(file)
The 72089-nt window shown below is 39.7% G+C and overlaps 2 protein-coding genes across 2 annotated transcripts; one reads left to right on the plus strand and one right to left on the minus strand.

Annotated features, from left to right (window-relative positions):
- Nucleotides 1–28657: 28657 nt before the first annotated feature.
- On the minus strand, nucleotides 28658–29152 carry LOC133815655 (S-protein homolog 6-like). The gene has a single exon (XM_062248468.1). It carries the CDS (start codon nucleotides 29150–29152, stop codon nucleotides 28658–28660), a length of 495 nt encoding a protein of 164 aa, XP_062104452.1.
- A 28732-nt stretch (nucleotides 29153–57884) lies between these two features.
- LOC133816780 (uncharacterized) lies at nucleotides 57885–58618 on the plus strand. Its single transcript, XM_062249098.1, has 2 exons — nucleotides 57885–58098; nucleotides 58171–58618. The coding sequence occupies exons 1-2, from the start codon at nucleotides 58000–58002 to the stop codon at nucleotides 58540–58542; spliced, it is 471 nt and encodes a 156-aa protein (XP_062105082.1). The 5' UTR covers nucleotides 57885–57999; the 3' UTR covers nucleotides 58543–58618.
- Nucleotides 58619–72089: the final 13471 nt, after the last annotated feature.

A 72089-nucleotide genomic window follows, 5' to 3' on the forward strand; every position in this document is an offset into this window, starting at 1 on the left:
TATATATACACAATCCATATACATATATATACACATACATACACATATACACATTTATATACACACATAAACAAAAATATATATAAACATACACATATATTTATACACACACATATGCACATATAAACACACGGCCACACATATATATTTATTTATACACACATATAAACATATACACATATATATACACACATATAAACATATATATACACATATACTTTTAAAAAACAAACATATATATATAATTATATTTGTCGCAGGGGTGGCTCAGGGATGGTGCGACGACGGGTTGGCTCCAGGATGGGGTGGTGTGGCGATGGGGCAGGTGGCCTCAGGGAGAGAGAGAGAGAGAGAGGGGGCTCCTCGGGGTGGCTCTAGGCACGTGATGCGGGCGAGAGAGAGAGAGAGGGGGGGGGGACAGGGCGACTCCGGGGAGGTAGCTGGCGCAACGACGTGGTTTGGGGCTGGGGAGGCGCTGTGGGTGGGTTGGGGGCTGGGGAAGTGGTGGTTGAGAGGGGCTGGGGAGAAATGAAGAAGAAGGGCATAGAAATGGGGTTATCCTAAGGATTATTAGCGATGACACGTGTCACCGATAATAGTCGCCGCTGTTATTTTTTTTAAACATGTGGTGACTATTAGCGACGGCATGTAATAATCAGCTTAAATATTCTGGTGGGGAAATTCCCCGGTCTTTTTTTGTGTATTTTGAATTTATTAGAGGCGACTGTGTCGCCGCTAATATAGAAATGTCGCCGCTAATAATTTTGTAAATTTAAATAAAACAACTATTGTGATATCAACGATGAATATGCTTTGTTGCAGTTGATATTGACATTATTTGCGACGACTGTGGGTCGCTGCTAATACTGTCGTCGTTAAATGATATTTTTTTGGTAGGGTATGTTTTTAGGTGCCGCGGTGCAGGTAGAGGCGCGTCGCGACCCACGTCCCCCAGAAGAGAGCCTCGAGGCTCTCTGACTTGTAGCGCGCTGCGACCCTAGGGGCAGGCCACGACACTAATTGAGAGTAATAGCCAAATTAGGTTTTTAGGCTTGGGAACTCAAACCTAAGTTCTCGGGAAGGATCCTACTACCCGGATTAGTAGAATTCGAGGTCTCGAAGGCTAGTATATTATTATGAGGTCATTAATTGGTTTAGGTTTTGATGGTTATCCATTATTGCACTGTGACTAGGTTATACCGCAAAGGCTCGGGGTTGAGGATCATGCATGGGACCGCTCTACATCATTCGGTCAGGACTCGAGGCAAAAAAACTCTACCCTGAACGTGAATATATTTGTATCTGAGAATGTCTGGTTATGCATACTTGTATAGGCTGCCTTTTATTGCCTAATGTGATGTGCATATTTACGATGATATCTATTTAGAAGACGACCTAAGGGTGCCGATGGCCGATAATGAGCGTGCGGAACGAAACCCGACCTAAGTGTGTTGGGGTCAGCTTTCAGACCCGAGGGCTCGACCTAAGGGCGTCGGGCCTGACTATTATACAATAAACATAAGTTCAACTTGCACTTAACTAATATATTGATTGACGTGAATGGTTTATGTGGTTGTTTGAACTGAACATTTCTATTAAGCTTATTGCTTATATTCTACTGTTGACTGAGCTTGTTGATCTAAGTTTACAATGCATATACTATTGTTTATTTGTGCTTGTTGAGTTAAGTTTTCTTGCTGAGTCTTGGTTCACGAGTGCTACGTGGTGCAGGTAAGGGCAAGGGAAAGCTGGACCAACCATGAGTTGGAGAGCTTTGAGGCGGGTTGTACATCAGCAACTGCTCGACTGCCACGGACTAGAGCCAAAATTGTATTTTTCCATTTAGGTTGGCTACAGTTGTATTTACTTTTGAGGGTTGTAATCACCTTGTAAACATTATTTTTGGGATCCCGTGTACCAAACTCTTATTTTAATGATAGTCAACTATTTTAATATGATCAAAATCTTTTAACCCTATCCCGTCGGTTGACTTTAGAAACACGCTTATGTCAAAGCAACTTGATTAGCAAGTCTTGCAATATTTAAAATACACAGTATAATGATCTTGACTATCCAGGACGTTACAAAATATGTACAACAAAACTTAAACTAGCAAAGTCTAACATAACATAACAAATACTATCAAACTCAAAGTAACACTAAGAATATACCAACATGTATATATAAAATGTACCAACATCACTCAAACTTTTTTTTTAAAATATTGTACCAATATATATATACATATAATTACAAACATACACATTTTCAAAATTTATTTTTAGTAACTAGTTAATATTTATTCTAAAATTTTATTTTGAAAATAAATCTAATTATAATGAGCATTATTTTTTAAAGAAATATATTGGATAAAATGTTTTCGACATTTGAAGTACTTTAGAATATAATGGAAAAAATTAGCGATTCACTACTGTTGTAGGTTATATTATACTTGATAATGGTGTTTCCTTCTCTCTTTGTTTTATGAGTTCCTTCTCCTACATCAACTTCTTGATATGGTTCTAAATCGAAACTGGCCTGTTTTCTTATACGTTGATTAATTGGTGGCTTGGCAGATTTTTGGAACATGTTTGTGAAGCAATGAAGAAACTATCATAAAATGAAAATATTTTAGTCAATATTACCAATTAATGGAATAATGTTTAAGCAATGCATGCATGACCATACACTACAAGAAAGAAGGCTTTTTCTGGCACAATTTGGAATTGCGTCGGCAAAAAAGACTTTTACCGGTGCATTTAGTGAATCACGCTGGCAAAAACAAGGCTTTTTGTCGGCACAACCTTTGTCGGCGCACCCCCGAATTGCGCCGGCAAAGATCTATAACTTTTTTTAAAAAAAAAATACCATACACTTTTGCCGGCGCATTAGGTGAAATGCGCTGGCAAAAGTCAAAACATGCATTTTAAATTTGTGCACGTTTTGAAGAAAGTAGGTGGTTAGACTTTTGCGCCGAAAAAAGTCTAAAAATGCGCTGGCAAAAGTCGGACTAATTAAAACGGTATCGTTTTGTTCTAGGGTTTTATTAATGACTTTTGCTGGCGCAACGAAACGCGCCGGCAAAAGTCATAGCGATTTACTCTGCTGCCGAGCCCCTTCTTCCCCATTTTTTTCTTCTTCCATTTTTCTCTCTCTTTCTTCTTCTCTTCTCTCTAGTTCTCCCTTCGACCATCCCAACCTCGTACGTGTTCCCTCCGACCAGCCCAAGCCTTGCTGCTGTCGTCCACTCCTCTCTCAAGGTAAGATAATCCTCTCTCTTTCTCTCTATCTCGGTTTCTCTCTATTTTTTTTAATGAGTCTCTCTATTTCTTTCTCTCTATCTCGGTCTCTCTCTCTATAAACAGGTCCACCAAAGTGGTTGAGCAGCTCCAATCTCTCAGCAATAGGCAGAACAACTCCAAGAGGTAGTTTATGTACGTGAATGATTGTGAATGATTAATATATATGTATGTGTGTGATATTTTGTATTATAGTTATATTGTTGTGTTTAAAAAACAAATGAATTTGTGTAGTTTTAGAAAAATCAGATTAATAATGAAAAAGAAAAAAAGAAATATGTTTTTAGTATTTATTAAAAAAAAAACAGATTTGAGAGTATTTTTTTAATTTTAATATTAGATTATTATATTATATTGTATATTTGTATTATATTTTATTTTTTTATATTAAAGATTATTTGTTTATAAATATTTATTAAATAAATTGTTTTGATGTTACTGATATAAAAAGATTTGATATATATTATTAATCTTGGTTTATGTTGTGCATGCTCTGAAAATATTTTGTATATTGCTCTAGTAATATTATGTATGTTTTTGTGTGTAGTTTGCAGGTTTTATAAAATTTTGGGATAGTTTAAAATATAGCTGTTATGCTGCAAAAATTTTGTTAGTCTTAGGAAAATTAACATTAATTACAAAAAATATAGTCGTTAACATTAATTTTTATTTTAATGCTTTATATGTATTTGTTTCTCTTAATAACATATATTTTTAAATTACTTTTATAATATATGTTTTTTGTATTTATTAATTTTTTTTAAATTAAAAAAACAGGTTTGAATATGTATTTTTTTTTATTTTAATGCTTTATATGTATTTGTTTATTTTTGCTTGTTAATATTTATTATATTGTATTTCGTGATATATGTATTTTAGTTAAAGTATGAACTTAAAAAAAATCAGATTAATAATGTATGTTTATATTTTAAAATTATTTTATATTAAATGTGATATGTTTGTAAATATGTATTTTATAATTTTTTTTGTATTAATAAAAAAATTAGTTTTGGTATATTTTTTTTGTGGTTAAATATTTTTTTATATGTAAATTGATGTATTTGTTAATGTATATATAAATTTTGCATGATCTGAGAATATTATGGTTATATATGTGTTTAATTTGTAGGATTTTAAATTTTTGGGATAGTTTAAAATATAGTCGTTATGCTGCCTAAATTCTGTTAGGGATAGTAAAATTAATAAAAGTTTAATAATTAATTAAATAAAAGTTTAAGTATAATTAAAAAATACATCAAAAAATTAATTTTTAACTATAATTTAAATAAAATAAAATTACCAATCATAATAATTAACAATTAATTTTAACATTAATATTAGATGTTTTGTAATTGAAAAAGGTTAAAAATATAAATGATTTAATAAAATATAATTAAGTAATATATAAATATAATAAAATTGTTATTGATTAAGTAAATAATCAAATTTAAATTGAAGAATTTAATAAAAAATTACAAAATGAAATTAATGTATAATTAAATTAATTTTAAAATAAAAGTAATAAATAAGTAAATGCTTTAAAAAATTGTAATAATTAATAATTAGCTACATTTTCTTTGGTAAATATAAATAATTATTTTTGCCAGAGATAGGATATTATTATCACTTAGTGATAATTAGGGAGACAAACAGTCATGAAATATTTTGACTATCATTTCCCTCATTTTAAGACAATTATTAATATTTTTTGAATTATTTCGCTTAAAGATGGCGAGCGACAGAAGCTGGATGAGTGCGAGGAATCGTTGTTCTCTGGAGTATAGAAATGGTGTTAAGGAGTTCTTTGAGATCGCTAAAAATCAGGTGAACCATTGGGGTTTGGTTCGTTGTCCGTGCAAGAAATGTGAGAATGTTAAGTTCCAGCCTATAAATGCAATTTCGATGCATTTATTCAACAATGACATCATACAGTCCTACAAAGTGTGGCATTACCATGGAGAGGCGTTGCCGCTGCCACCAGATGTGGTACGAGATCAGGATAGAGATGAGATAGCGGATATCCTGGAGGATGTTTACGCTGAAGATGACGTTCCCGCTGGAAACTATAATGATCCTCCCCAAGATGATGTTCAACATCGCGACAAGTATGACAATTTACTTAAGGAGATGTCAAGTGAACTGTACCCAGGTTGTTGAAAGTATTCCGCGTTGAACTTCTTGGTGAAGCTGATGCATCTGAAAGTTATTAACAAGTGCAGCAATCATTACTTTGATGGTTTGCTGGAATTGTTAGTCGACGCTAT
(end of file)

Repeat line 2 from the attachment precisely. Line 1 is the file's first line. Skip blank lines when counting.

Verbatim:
Annotated features, from left to right (window-relative positions):